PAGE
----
Shamima Begum, who left the UK for Syria as a teenager to join the Islamic State group, was a victim of human trafficking for sexual exploitation purposes, a tribunal has been told.
Ms Begum travelled to Syria in 2015, with her citizenship stripped on national security grounds in 2019.
A five-day immigration hearing is considering an attempt to challenge the removal of her UK citizenship.
The Home Office insists she continues to pose a threat to national security.
The case is being heard at the Special Immigration Appeals Commission (SIAC), which has similar standing to the High Court, and can hear national security evidence in secret if necessary.
Lawyers for Ms Begum, now 23, told the court that a decision by then-Home Secretary Sajid Javid to remove her British citizenship was unlawful, as it did not consider whether she had been a child victim of trafficking.
She remains in a camp controlled by armed guards in northern Syria, nearly eight years after running away from home aged 15 alongside two other east London schoolgirls - Kadiza Sultana, 16, and 15-year-old Amira Abase.
Ms Sultana is believed to have been killed in a Russian air strike in Syria, according to her family's solicitor.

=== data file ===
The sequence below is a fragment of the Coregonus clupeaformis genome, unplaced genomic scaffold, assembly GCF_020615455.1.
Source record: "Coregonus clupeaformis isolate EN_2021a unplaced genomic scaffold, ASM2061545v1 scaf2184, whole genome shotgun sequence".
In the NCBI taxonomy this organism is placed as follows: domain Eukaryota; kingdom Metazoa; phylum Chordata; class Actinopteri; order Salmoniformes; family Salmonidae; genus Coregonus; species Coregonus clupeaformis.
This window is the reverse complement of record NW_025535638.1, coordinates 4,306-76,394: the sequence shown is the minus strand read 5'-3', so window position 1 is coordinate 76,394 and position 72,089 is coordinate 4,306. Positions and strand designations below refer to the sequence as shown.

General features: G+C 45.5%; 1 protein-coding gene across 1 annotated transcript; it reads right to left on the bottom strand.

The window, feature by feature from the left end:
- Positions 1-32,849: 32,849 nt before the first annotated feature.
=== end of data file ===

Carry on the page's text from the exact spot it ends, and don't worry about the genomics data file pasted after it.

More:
The whereabouts of Ms Abase are unknown, but Ms Begum previously said in a 2019 interview that she had heard she might still be alive.
In August, a BBC News investigation revealed Ms Begum was smuggled into Syria by an intelligence agent who was working for Canada at the time. The Canadian government has said that it will "follow up" on the allegations.
Once in Syria, she married a Dutch recruit and lived under IS rule for more than three years.
In 2019, she was found by the Times newspaper, nine months pregnant, in a Syrian refugee camp. Her baby later died of pneumonia and Ms Begum said she had previously lost two other children.
In an interview with the BBC's I'm Not a Monster podcast in September 2021, Ms Begum said she would regret joining the Islamic State group (referred to as IS, ISIS and ISIL) for the rest of her life and offered to help the UK fight terrorism.
Ms Begum previously said the 2017 Manchester Arena bombing, in which 22 people - some of them children - were killed in a bombing claimed by IS, was similar to military strikes on IS strongholds and called the terror attack "retaliation".
BDST: 1018 HRS, NOV 22, 2022